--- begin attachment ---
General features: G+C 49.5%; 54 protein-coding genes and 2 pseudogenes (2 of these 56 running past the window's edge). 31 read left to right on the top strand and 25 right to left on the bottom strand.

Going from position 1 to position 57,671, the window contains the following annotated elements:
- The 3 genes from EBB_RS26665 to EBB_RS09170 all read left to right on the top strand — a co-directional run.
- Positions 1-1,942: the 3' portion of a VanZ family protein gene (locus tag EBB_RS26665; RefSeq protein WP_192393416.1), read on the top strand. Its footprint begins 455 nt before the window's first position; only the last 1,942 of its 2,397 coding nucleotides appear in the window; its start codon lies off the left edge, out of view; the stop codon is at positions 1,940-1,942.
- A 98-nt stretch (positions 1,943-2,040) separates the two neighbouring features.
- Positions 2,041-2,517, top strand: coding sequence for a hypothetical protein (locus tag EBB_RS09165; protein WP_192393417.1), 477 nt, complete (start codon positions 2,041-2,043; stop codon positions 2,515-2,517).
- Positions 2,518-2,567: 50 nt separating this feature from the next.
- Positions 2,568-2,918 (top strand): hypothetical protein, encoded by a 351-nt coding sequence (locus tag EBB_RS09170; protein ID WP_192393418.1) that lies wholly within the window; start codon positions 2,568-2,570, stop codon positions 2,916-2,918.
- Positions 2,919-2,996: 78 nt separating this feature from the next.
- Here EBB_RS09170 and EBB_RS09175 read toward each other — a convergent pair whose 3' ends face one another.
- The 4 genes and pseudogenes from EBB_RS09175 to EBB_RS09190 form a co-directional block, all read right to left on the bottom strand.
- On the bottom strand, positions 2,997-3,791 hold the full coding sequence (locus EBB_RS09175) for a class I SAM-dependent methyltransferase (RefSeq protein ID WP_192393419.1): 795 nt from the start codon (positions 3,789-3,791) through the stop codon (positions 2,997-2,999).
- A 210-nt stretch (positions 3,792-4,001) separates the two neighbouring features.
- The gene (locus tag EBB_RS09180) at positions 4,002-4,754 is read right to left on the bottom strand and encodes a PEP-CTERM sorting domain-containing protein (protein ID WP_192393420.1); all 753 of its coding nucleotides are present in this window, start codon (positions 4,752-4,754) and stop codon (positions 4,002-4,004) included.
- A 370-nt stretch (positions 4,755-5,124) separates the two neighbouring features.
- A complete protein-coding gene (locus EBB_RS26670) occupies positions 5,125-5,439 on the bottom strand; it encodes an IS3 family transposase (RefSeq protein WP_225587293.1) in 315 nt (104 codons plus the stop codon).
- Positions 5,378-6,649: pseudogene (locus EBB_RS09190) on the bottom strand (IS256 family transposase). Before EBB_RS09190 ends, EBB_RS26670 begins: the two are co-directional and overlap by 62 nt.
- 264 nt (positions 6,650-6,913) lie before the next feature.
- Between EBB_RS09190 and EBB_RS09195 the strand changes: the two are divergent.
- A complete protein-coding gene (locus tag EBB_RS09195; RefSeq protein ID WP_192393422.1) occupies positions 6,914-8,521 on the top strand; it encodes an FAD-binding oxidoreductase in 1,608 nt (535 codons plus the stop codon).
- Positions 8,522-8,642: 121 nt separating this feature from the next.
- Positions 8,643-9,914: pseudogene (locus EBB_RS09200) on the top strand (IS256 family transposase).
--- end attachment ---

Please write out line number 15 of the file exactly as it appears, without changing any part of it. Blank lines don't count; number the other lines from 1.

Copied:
- A 370-nt stretch (positions 4,755-5,124) separates the two neighbouring features.